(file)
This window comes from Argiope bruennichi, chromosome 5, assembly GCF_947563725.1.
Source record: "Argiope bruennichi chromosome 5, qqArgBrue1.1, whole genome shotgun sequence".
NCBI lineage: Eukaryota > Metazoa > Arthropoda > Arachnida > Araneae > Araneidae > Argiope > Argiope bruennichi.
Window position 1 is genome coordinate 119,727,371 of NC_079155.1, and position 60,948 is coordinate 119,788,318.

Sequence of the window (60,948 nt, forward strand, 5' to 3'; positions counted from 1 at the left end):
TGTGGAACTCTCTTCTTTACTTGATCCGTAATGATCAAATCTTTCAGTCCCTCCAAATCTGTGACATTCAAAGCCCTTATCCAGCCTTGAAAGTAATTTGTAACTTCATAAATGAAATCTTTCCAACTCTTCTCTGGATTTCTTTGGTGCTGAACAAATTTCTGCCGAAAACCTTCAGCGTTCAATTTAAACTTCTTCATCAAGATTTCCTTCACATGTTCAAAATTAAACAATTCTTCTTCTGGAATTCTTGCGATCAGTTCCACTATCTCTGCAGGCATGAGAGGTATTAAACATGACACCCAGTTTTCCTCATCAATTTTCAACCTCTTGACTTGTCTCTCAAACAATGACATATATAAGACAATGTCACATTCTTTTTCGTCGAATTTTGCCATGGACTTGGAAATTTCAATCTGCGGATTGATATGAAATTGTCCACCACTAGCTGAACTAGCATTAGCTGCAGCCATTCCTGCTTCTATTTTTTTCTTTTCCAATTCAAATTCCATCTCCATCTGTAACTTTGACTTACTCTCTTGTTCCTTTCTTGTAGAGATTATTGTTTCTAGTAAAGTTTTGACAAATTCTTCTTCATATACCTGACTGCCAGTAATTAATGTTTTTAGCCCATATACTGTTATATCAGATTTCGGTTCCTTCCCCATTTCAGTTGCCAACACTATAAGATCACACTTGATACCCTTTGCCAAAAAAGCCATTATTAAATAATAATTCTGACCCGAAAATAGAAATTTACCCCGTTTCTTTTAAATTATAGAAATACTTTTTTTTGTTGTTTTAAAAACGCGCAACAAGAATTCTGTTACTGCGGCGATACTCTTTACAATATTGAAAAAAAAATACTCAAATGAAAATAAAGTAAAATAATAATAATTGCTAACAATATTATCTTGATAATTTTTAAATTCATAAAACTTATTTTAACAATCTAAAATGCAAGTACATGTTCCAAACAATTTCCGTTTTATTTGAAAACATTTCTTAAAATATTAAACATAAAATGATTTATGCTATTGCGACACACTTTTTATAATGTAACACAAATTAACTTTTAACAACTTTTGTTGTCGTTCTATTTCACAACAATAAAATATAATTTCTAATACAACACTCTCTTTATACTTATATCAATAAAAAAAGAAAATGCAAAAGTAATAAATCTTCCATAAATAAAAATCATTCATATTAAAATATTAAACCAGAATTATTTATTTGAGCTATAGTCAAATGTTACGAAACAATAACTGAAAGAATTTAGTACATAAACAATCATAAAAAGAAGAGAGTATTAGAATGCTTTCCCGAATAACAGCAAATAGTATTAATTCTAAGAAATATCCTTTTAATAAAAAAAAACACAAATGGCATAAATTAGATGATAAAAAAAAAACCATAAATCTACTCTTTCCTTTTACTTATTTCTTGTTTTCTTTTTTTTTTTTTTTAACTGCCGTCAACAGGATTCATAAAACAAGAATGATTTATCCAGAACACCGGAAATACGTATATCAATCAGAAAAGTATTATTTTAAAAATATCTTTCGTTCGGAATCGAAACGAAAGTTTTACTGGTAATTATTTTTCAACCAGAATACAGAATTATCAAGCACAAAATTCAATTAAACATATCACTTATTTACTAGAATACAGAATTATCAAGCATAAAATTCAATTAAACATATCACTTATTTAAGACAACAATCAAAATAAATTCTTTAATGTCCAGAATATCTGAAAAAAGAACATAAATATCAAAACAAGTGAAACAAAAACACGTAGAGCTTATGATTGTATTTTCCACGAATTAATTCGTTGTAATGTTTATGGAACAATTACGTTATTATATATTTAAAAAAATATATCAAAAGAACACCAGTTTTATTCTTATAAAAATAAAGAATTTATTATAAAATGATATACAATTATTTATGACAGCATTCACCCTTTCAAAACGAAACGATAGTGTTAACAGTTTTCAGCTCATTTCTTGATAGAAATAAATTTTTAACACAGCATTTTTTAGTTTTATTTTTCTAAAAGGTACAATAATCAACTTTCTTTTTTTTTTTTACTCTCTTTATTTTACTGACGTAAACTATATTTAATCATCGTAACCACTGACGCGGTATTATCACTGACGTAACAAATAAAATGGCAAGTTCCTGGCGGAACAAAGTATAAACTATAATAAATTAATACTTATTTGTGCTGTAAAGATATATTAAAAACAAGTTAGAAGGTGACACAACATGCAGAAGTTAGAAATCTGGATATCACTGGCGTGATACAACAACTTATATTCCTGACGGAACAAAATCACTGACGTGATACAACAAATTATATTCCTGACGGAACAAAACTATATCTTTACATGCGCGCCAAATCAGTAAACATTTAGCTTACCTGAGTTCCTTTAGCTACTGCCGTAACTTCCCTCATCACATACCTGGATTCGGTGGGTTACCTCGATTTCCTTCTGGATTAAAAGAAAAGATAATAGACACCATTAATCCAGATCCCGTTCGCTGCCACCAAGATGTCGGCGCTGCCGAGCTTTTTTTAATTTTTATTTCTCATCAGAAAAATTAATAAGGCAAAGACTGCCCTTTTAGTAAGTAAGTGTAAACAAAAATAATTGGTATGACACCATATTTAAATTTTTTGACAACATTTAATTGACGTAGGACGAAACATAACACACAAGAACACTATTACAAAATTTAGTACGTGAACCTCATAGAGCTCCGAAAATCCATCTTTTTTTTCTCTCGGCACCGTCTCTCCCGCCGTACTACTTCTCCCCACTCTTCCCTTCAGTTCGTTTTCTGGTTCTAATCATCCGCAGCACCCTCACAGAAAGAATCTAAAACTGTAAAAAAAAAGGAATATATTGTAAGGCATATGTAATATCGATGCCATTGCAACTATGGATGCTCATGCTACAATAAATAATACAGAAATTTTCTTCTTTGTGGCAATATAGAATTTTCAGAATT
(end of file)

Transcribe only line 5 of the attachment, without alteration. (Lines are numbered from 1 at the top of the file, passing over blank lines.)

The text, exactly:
Sequence of the window (60,948 nt, forward strand, 5' to 3'; positions counted from 1 at the left end):